Speaker

Elena Zavala

PhD Student, Max Planck Institute for Evolutionary Anthropology

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Speaker

Elena Zavala

PhD Student, Max Planck Institute for Evolutionary Anthropology

Elena Zavala has a BSc in Biochemistry and BA in Music from Santa Clara University. She worked as a research assistant evaluating methods for the identification of cotton pyrolysis products at the forensic microscopy consulting firm Cwiklik & Associates before serving as a Peace Corps Volunteer in Burkina Faso.  She then worked for Thermo Fisher as a chemist in manufacturing on the Ion Torrent PGM and Proton sequencing platforms before deciding to go back to school to pursue her interests in forensic science.

During the completion of her Masters in Forensic Science in Dr. Mitchell M. Hollands group at the Pennsylvania State University, Elena focused on testing the sensitivity of nuclear and mitochondrial DNA MPS/NGS kits for degraded samples. She was awarded the Carol De Forest grant in 2016 to help fund her research and was highlighted in WPSU’s Women in Science Profiles.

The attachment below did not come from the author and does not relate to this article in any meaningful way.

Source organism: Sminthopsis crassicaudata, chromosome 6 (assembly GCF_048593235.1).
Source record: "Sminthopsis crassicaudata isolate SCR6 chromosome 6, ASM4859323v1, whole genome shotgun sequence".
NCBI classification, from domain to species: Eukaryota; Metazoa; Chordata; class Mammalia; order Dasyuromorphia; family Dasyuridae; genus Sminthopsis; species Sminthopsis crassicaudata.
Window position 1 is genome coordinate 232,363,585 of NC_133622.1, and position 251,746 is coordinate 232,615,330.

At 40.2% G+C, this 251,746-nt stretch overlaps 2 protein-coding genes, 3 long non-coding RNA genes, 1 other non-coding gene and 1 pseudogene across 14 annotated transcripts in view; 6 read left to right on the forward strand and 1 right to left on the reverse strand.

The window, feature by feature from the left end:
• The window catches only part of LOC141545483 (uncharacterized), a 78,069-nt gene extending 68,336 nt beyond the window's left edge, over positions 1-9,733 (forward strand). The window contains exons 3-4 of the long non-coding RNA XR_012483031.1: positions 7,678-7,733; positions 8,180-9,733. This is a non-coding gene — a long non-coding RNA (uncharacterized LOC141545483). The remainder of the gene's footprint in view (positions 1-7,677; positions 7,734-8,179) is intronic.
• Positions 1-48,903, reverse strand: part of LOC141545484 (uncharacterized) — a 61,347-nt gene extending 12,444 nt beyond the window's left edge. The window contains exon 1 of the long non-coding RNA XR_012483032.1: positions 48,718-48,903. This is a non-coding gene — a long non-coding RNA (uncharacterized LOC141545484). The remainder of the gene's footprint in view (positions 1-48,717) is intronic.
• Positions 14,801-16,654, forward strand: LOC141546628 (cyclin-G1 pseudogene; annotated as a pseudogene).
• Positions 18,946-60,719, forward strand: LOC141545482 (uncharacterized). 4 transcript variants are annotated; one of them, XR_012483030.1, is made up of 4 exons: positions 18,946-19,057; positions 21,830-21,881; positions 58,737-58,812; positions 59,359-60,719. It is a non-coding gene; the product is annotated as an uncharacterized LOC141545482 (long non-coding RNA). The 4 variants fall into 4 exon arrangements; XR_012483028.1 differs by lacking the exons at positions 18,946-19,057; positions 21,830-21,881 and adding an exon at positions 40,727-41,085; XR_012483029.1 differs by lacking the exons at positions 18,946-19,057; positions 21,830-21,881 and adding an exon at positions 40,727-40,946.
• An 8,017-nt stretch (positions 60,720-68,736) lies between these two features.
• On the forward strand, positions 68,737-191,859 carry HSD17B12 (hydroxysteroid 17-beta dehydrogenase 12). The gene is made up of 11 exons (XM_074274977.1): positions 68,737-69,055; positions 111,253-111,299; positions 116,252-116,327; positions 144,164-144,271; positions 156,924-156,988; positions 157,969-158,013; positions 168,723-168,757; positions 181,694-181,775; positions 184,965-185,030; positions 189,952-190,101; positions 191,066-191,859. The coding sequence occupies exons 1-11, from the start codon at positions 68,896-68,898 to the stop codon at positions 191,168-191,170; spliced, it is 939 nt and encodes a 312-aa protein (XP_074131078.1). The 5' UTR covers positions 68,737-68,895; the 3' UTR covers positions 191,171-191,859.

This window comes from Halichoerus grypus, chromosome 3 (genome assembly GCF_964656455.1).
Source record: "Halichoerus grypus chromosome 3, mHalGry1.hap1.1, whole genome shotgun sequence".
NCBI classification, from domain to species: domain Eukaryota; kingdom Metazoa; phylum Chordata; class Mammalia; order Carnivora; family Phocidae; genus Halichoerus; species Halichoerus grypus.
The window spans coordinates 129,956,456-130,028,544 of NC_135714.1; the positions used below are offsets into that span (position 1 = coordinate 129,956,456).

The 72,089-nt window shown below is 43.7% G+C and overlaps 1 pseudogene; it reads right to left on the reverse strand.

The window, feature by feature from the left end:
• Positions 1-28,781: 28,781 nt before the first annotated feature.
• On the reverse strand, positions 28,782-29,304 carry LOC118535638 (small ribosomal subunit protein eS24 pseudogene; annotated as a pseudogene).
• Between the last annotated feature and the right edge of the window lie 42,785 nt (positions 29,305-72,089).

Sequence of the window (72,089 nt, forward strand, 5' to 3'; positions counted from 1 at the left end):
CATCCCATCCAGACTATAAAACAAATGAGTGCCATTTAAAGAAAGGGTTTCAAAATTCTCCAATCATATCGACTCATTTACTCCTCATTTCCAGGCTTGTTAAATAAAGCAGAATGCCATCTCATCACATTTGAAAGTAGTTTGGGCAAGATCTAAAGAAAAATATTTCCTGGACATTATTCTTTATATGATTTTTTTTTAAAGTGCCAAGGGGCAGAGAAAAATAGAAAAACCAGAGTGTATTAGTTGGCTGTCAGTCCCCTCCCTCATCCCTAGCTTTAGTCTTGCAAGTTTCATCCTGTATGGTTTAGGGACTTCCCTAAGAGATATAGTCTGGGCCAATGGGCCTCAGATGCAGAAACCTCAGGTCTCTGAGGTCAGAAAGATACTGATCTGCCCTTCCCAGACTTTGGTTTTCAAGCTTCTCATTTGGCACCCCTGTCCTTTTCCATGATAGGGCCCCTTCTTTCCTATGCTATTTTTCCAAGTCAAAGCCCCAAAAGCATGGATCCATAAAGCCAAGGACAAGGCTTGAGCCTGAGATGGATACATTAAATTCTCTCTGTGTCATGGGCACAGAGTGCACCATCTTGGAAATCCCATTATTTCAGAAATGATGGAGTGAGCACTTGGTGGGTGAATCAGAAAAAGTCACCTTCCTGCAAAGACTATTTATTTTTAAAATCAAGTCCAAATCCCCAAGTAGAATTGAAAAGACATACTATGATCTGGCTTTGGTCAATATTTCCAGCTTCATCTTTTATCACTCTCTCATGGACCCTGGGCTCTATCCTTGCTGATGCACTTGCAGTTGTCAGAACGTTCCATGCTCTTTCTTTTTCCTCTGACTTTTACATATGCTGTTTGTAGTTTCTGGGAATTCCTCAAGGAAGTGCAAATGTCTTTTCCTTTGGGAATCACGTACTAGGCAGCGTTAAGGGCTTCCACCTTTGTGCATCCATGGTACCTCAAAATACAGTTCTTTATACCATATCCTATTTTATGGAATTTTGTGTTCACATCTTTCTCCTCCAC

To learn more about the methods needed to work with challenging samples, Elena decided to pursue a PhD in Dr. Matthias Meyer’s group at the Max Planck Institute for Evolutionary Anthropology in Leipzig, Germany. During her studies, she has used ancient DNA recovered from skeletal material and sediments from 30,000 to >300,000 years old to investigate evolutionary genetics and reconstruct the occupational histories of Neandertals, Denisovans, ancient humans and other mammals. Her first PhD paper “Pleistocene sediment DNA reveals hominin and faunal turnovers at Denisova Cave” was recently published in Nature. During her studies she has maintained her interest in forensic science, working to identifying tools that could be helpful for challenging human identification cases. She has been testing the application of these tools in collaboration with the Armed Forces Medical Examiner System’s Armed Forces DNA Identification Laboratory (AFMES-AFDIL) and is looking forward to sharing the results with the forensic science community.